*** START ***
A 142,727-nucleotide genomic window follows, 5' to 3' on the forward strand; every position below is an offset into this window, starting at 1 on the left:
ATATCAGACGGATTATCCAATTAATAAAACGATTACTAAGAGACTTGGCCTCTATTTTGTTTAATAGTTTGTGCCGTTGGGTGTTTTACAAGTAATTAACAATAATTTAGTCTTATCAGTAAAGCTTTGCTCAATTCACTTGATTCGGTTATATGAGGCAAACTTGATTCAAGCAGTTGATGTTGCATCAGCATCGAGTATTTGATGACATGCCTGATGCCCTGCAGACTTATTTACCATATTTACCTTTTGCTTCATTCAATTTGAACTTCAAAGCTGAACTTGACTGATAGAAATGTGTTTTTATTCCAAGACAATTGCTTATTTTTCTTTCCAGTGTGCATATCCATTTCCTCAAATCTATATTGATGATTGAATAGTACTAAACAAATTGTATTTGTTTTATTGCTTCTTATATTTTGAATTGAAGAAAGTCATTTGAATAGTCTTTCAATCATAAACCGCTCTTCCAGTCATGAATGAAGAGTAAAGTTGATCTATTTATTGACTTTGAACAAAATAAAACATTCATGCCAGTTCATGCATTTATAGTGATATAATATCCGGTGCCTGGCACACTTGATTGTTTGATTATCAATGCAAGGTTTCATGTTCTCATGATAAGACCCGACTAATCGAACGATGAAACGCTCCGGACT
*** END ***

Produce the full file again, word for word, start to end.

A 142,727-nucleotide genomic window follows, 5' to 3' on the forward strand; every position below is an offset into this window, starting at 1 on the left:
ATATCAGACGGATTATCCAATTAATAAAACGATTACTAAGAGACTTGGCCTCTATTTTGTTTAATAGTTTGTGCCGTTGGGTGTTTTACAAGTAATTAACAATAATTTAGTCTTATCAGTAAAGCTTTGCTCAATTCACTTGATTCGGTTATATGAGGCAAACTTGATTCAAGCAGTTGATGTTGCATCAGCATCGAGTATTTGATGACATGCCTGATGCCCTGCAGACTTATTTACCATATTTACCTTTTGCTTCATTCAATTTGAACTTCAAAGCTGAACTTGACTGATAGAAATGTGTTTTTATTCCAAGACAATTGCTTATTTTTCTTTCCAGTGTGCATATCCATTTCCTCAAATCTATATTGATGATTGAATAGTACTAAACAAATTGTATTTGTTTTATTGCTTCTTATATTTTGAATTGAAGAAAGTCATTTGAATAGTCTTTCAATCATAAACCGCTCTTCCAGTCATGAATGAAGAGTAAAGTTGATCTATTTATTGACTTTGAACAAAATAAAACATTCATGCCAGTTCATGCATTTATAGTGATATAATATCCGGTGCCTGGCACACTTGATTGTTTGATTATCAATGCAAGGTTTCATGTTCTCATGATAAGACCCGACTAATCGAACGATGAAACGCTCCGGACT